Neeraj Dana

@neerajdana

Injectable Decorators & Tree shakable Providers in Angular

In this article, we will see how to handle injectables in Angular in more detail.

We have seen before how our services are being registered in the Angular dependency system — you can read about it here. You will notice that in our service did not use any decorator for services, such as an Injectable.

Now let us suppose we have two services one of them is SQLService, and the other is an Oracle service. We have registered both the services in the app component level and notice we are using SQL service in app component.

import { Component } from '@angular/core';
export class SQLService {
  constructor() {
    console.log("SQLService")
  }
}
export class OracleService {
  constructor() {
    console.log("OracleService")
  }
}
@Component({
  selector: 'my-app',
  templateUrl: './app.component.html',
  styleUrls: ['./app.component.css'],
  providers: [OracleService, SQLService]
})
export class AppComponent {
  constructor(private service: SQLService) {
    console.log(this.service)
  }
  name = 'Angular';
}

Until this point, everything looks right if you will execute it will show the output as

Angular will only provide the instance of the service if it was requested somewhere else it wont create the instances of dependencies for example if we remove the constructor of app component it will not instantiate the sqlservice instance

Now let’s open the dev tools and go to the source tab and see the main.js file over there and search for oracle keyword as shown in the image below.

So we will see although we are not using Oracle service anywhere in our code then also it’s been included in the main bundle on angular which increases the size of the primary packet and is directly proportional to the speed of our app.

So the conclusion is that only those files should be included in the main bundle which is required or demanded as the dependency by other pieces.

In solving this problem, Injectable comes into the picture. So iI highly recommends reading my last article if you are not already familiar with the configuration object required to register a service in Angular.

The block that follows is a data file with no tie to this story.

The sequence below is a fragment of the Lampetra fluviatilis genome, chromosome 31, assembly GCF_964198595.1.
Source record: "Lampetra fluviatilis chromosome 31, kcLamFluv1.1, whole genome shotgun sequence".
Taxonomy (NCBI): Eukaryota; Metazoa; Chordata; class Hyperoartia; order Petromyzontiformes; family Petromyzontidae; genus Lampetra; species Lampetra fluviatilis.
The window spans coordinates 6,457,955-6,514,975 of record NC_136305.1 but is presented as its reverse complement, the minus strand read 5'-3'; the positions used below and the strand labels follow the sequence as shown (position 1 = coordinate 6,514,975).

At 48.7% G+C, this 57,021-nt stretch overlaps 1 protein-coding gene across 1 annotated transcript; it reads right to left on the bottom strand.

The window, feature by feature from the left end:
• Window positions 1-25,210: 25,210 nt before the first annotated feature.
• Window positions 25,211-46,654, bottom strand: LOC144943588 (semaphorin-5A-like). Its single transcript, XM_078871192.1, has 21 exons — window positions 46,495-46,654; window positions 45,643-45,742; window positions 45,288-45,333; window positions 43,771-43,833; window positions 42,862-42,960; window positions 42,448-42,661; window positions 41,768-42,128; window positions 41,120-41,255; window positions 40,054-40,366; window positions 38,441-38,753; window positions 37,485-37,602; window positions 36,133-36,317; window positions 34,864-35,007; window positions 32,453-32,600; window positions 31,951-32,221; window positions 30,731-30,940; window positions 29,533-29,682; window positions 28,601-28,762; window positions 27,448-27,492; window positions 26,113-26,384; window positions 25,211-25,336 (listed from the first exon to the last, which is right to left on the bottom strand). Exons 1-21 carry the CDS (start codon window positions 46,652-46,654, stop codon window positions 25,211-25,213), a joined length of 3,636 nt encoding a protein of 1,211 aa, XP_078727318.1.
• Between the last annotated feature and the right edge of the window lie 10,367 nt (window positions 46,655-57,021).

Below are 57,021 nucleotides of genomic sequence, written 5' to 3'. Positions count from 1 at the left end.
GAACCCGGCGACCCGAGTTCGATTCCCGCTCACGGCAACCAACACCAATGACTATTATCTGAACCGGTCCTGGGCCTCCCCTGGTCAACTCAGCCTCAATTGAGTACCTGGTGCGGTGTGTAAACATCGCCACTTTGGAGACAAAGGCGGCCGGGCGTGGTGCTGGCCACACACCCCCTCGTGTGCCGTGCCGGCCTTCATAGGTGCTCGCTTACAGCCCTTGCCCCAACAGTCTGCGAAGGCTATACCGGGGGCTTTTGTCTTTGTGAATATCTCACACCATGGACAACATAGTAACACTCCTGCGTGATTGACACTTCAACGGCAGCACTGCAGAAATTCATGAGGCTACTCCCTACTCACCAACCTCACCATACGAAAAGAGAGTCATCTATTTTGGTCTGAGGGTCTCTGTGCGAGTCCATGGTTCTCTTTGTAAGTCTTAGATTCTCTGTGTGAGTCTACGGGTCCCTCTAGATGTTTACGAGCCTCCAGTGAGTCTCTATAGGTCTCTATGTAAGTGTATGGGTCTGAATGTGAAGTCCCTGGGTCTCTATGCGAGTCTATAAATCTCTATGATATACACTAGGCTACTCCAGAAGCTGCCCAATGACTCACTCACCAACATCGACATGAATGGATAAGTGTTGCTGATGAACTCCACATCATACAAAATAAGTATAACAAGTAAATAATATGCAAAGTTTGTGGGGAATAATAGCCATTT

So we have looked to provide a property which is an instance of the injection token which helps Angular to identify our dependency uniquely. The other one is auseFactory, function responsible for creating the instance of our dependency and whichdeps is an array which contains all sub-dependencies if it exists.

We will now remove both the services from our providers array and decorate the services with an injectable decorator who also accepts a configuration object similar to providers configuration object so let’s have a look at it:

In this object, there is a mandatory property that is whichprovidedIn is by default “root.”

the other property is useFactory which will a function responsible for creating the object of our dependency so now our code will look something like this:

app.Component.ts
import { Component, Injectable } from '@angular/core';
import { SQLService } from './service';
@Component({
  selector: 'app-root',
  templateUrl: './app.component.html',
  styleUrls: ['./app.component.scss']
})
export class AppComponent {
  constructor(private service: SQLService) { }
  name = 'Angular';
}
sqlservice.ts
import { Injectable } from '@angular/core';
@Injectable({
    providedIn:'root',
    useFactory : ()=>new SQLService()
  })
export class SQLService {
  constructor() {
    console.log("SQLService")
  }
}
oraclseservice.ts
import { Injectable } from '@angular/core';
@Injectable({
    providedIn:'root',
    useFactory : ()=>new OracleService()
  })
export class OracleService {
  constructor() {
    console.log("OracleService")
  }
}

Now you can see that we have injected the SQL service into our app component and we are not using the Oracle service so let us go to the main.js in the source tab of our browser Dev Tools and search for SQL and Oracle. We will see that we have 0 occurrences of Oracle and some occurrences of SQL.

This kind of on-demand provider is known as a Tree Shakable provider, used by Angular’s dependency injection system in a way that can improve the performance of an Angular application.

Don’t hesitate to clap or follow if you learn something new. Thanks!

An introduction to Angular dependency injection

More by Neeraj Dana

Topics of interest

More Related Stories